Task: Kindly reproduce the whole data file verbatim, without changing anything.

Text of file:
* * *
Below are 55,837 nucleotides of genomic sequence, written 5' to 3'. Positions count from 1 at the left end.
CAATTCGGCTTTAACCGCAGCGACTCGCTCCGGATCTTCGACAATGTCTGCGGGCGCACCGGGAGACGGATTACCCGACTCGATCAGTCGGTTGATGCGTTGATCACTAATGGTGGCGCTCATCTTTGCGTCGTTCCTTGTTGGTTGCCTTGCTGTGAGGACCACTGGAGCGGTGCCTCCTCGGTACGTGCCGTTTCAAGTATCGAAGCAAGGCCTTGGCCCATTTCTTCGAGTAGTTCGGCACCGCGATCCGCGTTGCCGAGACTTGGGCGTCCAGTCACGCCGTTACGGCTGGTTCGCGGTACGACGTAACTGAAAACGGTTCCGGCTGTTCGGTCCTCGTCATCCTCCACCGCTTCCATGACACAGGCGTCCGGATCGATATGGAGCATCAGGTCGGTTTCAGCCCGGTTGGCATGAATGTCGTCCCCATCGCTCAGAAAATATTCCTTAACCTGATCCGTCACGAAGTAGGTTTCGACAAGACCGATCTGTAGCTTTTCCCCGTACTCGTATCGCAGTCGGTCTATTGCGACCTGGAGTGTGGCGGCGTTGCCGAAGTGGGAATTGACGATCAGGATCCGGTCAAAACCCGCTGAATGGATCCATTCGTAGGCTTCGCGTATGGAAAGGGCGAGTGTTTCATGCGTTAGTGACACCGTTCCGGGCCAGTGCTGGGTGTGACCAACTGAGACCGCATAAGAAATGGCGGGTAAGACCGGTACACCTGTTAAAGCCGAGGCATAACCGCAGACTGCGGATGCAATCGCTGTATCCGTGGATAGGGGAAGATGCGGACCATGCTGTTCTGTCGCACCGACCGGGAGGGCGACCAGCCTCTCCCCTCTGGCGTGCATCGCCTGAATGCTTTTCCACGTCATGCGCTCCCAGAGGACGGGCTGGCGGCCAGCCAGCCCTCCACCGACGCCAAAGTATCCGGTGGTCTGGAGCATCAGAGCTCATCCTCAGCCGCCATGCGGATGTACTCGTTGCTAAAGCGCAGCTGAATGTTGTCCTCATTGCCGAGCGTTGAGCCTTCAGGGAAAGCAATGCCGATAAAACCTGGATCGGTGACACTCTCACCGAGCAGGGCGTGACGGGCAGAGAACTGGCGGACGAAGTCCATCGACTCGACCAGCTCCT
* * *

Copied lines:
Below are 55,837 nucleotides of genomic sequence, written 5' to 3'. Positions count from 1 at the left end.
CAATTCGGCTTTAACCGCAGCGACTCGCTCCGGATCTTCGACAATGTCTGCGGGCGCACCGGGAGACGGATTACCCGACTCGATCAGTCGGTTGATGCGTTGATCACTAATGGTGGCGCTCATCTTTGCGTCGTTCCTTGTTGGTTGCCTTGCTGTGAGGACCACTGGAGCGGTGCCTCCTCGGTACGTGCCGTTTCAAGTATCGAAGCAAGGCCTTGGCCCATTTCTTCGAGTAGTTCGGCACCGCGATCCGCGTTGCCGAGACTTGGGCGTCCAGTCACGCCGTTACGGCTGGTTCGCGGTACGACGTAACTGAAAACGGTTCCGGCTGTTCGGTCCTCGTCATCCTCCACCGCTTCCATGACACAGGCGTCCGGATCGATATGGAGCATCAGGTCGGTTTCAGCCCGGTTGGCATGAATGTCGTCCCCATCGCTCAGAAAATATTCCTTAACCTGATCCGTCACGAAGTAGGTTTCGACAAGACCGATCTGTAGCTTTTCCCCGTACTCGTATCGCAGTCGGTCTATTGCGACCTGGAGTGTGGCGGCGTTGCCGAAGTGGGAATTGACGATCAGGATCCGGTCAAAACCCGCTGAATGGATCCATTCGTAGGCTTCGCGTATGGAAAGGGCGAGTGTTTCATGCGTTAGTGACACCGTTCCGGGCCAGTGCTGGGTGTGACCAACTGAGACCGCATAAGAAATGGCGGGTAAGACCGGTACACCTGTTAAAGCCGAGGCATAACCGCAGACTGCGGATGCAATCGCTGTATCCGTGGATAGGGGAAGATGCGGACCATGCTGTTCTGTCGCACCGACCGGGAGGGCGACCAGCCTCTCCCCTCTGGCGTGCATCGCCTGAATGCTTTTCCACGTCATGCGCTCCCAGAGGACGGGCTGGCGGCCAGCCAGCCCTCCACCGACGCCAAAGTATCCGGTGGTCTGGAGCATCAGAGCTCATCCTCAGCCGCCATGCGGATGTACTCGTTGCTAAAGCGCAGCTGAATGTTGTCCTCATTGCCGAGCGTTGAGCCTTCAGGGAAAGCAATGCCGATAAAACCTGGATCGGTGACACTCTCACCGAGCAGGGCGTGACGGGCAGAGAACTGGCGGACGAAGTCCATCGACTCGACCAGCTCCT